First Leyden Lecture Series of 2017 Features Female Olympic Trio
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Bishop Lynch High School welcomed a trio of female Olympians on Tuesday, January 17 — including two gold medalists—in the latest installment of the Leyden Lecture Series.
Michelle Carter, Darlene Hunter and Nina Rangelova each shared their story of athletic success to Bishop Lynch students, staff and others from the BL community. Afterward, the athletes took pictures with members of the audience and let students try on Olympic gold medals.
Stuart Kantor, an English instructor at Bishop Lynch, shared his thoughts on the experience and the opportunity to meet some of the world’s finest athletes.
“It’s not often one gets to meet an Olympian, let alone a gold medalist,” Kantor said. “Our students got a chance to meet two gold medalists and one of Bulgaria’s greatest modern athletes who owns almost every female swimming record for her country.
“The ladies were inspirational, funny and approachable. It was a great honor to have the three of them on stage inspiring our students and having a great time together.”
The ladies brought with them some most impressive resumes.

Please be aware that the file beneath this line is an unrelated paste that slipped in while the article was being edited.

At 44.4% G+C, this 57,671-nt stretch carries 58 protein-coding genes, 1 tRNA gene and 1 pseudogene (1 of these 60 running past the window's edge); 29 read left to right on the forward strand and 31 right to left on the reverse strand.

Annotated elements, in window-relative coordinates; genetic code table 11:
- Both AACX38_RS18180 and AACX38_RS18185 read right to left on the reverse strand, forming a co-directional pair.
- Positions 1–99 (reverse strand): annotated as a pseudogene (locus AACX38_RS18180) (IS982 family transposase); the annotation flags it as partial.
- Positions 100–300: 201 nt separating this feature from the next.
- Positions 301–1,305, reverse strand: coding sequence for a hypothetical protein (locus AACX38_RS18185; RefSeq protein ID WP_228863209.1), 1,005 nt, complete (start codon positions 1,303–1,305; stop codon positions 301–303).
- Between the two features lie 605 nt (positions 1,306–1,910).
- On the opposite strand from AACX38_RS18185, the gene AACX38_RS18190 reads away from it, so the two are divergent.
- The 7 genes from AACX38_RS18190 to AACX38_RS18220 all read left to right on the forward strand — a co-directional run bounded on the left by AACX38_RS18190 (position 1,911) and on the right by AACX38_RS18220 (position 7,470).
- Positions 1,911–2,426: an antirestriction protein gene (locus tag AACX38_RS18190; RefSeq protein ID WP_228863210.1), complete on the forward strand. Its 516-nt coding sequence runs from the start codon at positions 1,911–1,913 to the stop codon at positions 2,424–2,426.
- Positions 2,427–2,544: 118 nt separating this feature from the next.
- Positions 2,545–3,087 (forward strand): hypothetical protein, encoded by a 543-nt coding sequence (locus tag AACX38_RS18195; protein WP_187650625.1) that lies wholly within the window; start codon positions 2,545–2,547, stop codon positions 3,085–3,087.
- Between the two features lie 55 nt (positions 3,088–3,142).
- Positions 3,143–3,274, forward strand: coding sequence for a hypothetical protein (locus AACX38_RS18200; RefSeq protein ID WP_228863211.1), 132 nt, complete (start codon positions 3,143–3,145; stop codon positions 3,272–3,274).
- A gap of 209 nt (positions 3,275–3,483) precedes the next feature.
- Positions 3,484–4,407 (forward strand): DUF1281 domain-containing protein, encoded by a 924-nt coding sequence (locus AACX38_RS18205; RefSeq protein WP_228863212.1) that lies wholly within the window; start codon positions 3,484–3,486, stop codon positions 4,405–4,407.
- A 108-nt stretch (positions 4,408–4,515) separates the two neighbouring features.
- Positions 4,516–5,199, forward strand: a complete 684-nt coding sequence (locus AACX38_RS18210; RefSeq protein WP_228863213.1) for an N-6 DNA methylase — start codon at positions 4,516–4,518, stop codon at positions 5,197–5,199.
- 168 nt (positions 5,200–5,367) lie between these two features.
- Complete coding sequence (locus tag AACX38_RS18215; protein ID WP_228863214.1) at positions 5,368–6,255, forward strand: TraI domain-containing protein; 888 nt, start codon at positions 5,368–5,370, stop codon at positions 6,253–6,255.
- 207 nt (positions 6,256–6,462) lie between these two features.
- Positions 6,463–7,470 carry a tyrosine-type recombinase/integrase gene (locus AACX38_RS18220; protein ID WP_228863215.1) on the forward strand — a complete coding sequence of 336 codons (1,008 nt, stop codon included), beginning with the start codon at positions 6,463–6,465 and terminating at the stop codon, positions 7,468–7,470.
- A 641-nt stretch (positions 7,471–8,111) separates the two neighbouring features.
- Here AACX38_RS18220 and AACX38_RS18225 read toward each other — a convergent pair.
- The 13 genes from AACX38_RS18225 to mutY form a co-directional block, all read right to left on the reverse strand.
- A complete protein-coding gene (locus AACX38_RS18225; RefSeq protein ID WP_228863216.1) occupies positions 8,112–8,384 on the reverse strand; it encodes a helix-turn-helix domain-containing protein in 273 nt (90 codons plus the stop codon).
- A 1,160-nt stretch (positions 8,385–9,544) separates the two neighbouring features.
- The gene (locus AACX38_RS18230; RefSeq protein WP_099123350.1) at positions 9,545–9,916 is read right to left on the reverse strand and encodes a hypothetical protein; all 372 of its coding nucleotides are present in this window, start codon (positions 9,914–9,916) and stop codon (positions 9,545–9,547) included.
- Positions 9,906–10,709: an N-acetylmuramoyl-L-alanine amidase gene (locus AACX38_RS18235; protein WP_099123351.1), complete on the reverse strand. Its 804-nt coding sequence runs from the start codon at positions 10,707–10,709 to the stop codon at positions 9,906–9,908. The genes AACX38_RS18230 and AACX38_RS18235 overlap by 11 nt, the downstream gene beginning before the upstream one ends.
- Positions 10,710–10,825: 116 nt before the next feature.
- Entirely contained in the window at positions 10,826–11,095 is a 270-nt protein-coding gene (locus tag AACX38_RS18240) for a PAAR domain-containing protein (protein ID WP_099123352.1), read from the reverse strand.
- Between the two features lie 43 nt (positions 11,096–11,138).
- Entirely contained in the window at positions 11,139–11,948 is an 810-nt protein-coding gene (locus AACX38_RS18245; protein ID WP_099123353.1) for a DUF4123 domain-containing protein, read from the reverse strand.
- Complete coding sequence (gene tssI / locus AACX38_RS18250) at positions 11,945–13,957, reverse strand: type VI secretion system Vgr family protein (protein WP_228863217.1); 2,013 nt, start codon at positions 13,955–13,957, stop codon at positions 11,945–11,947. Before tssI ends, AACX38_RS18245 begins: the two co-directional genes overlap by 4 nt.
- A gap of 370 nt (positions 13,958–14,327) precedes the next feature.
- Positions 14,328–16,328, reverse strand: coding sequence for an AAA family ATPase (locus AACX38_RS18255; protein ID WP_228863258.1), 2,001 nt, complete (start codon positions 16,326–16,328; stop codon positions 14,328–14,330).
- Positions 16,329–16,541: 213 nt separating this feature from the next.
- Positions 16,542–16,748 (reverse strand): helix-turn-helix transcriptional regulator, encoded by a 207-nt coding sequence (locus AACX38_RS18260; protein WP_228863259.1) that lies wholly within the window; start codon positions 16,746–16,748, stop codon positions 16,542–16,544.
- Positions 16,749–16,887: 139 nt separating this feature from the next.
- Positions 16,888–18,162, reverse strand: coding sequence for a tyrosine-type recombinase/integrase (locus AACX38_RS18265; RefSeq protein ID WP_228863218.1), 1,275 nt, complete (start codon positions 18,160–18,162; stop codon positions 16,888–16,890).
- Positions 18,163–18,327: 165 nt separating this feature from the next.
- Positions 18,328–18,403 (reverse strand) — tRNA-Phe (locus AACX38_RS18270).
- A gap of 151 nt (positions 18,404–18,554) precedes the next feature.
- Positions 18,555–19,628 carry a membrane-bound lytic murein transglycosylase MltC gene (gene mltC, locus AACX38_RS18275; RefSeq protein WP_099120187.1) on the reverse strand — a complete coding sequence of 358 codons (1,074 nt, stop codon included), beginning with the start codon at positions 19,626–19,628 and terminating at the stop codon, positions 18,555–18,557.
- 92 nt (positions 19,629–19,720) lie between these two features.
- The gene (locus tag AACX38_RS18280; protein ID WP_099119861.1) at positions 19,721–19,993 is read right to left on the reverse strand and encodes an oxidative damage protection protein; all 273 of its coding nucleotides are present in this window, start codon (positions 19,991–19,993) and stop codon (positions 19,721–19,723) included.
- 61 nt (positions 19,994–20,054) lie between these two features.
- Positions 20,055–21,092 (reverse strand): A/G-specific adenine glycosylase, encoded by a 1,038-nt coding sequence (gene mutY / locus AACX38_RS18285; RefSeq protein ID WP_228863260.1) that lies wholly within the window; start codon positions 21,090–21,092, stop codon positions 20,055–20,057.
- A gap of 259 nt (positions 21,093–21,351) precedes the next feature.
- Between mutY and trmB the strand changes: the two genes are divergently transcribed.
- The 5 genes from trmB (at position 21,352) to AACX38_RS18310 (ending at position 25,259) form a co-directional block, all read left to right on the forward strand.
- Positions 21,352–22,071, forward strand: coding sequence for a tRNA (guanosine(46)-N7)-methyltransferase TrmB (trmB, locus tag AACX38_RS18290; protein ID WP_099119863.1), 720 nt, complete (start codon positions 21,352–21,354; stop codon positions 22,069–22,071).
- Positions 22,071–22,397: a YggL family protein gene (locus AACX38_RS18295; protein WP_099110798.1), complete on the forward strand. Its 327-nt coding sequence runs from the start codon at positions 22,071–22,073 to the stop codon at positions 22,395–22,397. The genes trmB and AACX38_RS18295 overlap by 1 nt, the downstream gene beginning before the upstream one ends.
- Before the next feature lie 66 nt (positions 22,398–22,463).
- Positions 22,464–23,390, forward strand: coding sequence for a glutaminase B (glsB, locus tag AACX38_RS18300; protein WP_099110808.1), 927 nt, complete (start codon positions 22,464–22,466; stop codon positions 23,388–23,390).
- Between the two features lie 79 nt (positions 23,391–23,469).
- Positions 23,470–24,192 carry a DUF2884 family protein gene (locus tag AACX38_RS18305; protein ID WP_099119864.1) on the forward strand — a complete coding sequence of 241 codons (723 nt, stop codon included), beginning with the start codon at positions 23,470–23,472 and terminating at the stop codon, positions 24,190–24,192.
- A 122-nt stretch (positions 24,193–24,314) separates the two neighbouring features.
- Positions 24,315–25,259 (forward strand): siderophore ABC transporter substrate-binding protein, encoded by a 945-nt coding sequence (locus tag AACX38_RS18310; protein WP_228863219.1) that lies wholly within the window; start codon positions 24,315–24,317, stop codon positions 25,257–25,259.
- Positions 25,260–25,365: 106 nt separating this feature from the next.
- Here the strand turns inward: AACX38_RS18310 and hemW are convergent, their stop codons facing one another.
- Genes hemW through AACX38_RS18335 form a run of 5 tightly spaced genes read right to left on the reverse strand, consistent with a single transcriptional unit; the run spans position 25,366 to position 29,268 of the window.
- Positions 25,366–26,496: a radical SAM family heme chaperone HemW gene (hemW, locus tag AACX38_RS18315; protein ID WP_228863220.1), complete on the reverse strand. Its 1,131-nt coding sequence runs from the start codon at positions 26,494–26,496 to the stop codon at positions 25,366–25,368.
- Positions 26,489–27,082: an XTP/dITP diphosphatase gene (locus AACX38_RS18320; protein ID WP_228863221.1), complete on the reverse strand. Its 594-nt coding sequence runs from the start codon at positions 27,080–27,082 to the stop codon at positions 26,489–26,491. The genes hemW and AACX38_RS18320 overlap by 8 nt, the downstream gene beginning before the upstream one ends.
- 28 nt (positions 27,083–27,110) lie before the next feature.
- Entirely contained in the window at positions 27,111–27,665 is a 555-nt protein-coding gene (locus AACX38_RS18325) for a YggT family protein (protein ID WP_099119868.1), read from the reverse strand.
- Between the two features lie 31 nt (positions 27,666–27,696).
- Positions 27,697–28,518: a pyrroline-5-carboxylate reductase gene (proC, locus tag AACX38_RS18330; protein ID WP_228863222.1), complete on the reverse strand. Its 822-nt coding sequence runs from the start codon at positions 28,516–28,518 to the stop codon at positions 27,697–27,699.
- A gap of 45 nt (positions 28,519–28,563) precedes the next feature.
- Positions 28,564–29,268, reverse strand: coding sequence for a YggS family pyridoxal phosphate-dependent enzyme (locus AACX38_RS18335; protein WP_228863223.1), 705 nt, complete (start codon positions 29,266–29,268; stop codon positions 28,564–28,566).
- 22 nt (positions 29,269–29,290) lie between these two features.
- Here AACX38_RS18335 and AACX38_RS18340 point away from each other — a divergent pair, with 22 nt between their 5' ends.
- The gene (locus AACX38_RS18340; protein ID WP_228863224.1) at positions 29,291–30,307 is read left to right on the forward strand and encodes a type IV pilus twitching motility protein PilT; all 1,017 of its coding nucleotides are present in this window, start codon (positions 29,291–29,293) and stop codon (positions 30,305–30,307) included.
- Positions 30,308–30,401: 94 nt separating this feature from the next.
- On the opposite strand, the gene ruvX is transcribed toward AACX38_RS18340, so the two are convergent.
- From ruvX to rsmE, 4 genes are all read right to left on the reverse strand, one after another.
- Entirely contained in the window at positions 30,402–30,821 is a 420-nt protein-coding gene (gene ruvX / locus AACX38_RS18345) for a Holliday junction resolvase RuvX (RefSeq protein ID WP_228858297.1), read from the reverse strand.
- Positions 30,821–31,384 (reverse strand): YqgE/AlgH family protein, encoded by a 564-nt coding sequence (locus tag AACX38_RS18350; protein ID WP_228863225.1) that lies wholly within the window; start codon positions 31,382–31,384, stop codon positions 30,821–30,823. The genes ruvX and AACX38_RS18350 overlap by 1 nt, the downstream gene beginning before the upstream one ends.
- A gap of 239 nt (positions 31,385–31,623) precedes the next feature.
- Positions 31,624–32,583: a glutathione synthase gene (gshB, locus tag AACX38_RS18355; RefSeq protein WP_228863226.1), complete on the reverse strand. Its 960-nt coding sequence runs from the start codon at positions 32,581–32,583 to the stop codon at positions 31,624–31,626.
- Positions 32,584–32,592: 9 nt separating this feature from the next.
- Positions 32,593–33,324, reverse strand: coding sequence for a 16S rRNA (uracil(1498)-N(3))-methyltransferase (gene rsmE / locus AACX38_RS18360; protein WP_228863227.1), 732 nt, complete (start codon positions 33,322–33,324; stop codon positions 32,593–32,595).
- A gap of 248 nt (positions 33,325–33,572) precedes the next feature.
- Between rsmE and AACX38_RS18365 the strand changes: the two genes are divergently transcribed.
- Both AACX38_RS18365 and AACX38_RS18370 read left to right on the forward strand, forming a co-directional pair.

Carter won gold in the shot put during the 2016 Rio Olympics, winning on her final throw to become the first American to win the event since its inception in 1948. She’s a six-time national champion and 2006 NCAA champion with the University of Texas.
Hunter helped the U.S. women win gold in Rio in the Paralympic basketball event, adding to gold medals previously won 2011 Parapan American games and 2010 IWBF World Championships. Hunter earned her undergraduate degree from the University of Arizona, her Master’s degree at the University of Texas and doctorate from Texas Woman’s University.
Rangelova is a former NCAA All-American with Southern Methodist University and competed in Rio, the third summer games she has been involved in. At the 2014 Bulgarian National Championship, she completed a total sweep, winning all 10 events and setting a national record in the 50-meter butterfly.
Many students came away with positive impressions from Monday’s event, including senior Caitlyn Johnson, who said the women inspired her to always push herself to do better.
“I really enjoyed this lecture! Meeting the Olympians inspired me to push myself to do better,” Johnson said. “Learning the difference between the Paralympics and Special Olympics and the different medals was very eye-opening.
“In the Paralympics for the visually-impaired, they have braille on the medals and beads inside them so they can hear if they have the correct type of medal. Also, my favorite thing that Ms. Darlene said was, ‘The only difference between me and you are a split second.’ I had never thought of life that way. In all I feel like I learned a lot about a topic that I was very unfamiliar with and very glad I went.”